Wednesday, October 20th, 2010
By Nancy Allen
Hog farmers turn out for meeting
Company wants to make asphalt-like product from swine manure
  About 50 people attended a meeting Tuesday in Celina to learn about a process that turns swine manure into an asphalt-like material, fertilizer coatings and other products traditionally petroleum-based.
Jim Sattler, owner of NuVention in Valley View, the Ohio company developing the process, told the group he wants to set up an operation in Mercer County within a year. He hopes to have 45 units operating in Ohio in the next five years.
Sattler wants to install portable units the size of a flatbed trailer at individual farms. The units would separate the manure solids and then "pressure cook" them in a reactor, producing a thick, black asphalt-type substance called bio oil. A gray water discharge from the process would be available for the farmers.
Sattler said each unit would be designed to handle manure from 5,000 to 10,000 hogs. The company would supply all the equipment, and the farmer would be paid about $9 per pig, per year for the manure.
Hog farmers Tuesday wanted to know the nutrient breakdown of the water discharge from the manure separator. Sattler said the water likely could be pumped into a manure storage structure and applied to fields as fertilizer. He did not have the nutrient breakdown available Tuesday.
A way to pump waste from pits under hog barns that would not agitate the manure would need to be used, farmers also said, because agitation could cause the release of deadly gases.
There also were questions about what types of pumps would be used and how fast they could pump.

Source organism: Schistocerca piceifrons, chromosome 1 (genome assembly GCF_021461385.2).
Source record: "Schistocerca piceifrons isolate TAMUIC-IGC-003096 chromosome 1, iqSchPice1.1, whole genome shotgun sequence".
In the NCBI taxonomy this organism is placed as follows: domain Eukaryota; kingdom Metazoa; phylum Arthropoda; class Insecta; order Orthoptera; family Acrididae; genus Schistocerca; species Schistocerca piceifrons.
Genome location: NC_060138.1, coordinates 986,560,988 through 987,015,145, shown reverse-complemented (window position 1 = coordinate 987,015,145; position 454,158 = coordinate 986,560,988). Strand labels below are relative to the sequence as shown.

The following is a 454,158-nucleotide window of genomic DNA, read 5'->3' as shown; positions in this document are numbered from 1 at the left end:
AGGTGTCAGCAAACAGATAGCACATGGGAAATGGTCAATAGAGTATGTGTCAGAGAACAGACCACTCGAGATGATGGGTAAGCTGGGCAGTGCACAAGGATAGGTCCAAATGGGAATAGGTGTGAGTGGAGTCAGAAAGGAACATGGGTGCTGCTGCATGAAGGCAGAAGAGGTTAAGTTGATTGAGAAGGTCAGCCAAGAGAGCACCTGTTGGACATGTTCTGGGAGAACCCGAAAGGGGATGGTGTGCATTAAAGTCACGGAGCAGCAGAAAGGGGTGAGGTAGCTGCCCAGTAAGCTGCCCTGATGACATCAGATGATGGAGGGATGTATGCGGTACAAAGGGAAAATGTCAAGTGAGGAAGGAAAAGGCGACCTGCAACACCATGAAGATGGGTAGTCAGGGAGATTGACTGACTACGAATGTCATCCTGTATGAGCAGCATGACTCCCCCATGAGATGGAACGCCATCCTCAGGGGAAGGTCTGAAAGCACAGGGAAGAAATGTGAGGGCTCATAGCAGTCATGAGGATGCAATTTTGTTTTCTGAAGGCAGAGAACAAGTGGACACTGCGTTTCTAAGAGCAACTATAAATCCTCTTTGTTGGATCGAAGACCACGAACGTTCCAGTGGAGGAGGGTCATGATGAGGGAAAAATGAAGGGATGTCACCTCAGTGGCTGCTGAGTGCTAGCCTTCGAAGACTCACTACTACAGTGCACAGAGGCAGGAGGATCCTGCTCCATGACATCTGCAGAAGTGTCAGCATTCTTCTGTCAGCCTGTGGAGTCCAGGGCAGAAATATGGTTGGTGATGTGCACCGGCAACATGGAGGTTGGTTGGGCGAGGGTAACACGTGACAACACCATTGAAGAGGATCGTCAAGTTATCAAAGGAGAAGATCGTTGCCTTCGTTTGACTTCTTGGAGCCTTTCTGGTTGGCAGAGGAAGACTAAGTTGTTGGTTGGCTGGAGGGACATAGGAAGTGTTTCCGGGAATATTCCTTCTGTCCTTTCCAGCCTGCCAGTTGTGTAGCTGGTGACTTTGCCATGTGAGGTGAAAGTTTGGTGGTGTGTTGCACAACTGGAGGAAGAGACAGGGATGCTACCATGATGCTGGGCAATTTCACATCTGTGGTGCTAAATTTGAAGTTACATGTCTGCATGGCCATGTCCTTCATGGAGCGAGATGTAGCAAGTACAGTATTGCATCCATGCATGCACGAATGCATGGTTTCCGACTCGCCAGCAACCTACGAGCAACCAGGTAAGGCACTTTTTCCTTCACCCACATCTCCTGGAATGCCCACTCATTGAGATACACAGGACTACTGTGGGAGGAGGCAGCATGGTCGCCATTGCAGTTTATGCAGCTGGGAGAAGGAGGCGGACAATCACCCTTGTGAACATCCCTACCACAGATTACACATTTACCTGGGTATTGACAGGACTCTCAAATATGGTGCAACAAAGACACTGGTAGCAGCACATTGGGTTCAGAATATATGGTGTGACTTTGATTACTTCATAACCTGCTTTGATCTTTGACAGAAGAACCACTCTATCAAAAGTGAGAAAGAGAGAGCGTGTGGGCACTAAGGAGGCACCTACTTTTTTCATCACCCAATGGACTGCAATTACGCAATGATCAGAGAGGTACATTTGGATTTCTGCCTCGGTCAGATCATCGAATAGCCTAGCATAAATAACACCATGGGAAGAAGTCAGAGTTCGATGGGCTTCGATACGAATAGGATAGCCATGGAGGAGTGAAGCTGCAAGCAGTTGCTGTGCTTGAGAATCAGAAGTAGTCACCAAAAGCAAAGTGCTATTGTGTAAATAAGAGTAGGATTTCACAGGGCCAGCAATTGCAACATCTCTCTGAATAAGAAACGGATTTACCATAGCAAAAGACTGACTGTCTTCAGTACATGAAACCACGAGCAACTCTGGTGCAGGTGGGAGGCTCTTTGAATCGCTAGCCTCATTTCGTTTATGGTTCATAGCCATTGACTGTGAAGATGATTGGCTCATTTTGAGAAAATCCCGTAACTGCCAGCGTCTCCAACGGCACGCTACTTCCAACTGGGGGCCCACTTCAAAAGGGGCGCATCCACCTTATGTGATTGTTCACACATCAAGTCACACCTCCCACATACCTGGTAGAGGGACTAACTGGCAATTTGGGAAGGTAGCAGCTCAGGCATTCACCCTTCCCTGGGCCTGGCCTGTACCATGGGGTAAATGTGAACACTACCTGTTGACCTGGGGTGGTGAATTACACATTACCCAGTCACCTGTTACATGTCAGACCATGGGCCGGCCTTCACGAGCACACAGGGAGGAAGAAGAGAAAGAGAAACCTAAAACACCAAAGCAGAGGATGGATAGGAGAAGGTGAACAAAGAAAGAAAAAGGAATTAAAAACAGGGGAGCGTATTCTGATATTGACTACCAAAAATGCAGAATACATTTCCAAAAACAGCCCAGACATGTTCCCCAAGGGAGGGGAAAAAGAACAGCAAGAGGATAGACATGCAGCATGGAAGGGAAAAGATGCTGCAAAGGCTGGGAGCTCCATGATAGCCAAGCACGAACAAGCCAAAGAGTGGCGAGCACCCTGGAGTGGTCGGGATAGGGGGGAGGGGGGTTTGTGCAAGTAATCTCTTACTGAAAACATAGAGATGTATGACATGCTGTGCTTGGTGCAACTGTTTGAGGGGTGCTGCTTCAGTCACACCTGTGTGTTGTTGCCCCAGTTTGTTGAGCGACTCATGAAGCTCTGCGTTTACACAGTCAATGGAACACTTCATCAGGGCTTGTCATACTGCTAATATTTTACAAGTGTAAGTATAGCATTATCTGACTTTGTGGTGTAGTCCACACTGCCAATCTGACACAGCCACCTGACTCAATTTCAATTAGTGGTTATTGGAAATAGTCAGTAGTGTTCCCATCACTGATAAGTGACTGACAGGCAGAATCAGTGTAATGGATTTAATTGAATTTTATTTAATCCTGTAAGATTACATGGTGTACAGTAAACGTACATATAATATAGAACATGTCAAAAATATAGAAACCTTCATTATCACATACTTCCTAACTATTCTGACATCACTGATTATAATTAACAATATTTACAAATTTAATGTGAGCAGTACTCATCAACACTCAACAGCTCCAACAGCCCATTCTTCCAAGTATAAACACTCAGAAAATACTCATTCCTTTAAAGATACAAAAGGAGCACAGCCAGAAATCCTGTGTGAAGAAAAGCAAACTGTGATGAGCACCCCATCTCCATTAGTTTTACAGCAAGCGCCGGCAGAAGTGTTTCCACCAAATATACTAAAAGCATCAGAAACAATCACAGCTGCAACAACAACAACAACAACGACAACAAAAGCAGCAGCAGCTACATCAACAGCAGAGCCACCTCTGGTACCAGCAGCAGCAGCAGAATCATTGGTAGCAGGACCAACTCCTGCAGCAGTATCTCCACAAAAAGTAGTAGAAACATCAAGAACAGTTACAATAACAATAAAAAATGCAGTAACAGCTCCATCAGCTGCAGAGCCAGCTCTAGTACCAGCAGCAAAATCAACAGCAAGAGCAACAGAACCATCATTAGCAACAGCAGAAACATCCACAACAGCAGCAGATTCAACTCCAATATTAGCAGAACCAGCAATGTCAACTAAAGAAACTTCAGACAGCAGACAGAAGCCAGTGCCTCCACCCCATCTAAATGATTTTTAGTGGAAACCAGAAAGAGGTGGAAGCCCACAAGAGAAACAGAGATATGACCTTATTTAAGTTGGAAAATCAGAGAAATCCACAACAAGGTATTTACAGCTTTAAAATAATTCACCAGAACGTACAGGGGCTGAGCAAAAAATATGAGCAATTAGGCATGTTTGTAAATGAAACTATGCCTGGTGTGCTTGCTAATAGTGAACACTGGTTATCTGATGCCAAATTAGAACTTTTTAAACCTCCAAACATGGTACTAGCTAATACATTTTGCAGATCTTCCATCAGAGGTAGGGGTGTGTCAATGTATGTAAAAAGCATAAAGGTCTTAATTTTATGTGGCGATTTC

Mercer County OSU Extension educator Jim Hoorman will plan another meeting to discuss the issue further. He said he would invite Harold Keener, an OSU Extension compost specialist.
Sattler said some companies partnering on the project include The Ohio State University, the University of Illinois, Sherwin-Williams, John Deere, Turf Grass, The Andersons, Ohio Department of Transportation, numerous roofing companies and others. The technology also has support from Ohio Pork Producers, NASA and Ohio Polymers.
"We've got a lot of questions yet, but at least they're making progress," Hoorman said. "What impressed me is they got a lot of good partners."
NuVention has a commercial demonstration unit under construction at a farm in Ashland County near the Ohio Agricultural Research and Development Center of Ohio State University, Wooster. It has a 20-year agreement with the 40,000-head Shoup Farm to use its manure for the demonstration.
NuVention completed its first test project using hog manure asphalt on an access road leading to Six Flags Amusement Park in May. Sattler said NuVention has an agreement with the Ohio Department of Transportation to lay a 10-mile test strip near Cincinnati in 2011. The company's product replaces 10 to 15 percent of the total petroleum-base in asphalt.
Hoorman said prior to Tuesday's meeting, he received calls from hog farmers in four counties interested in the technology.
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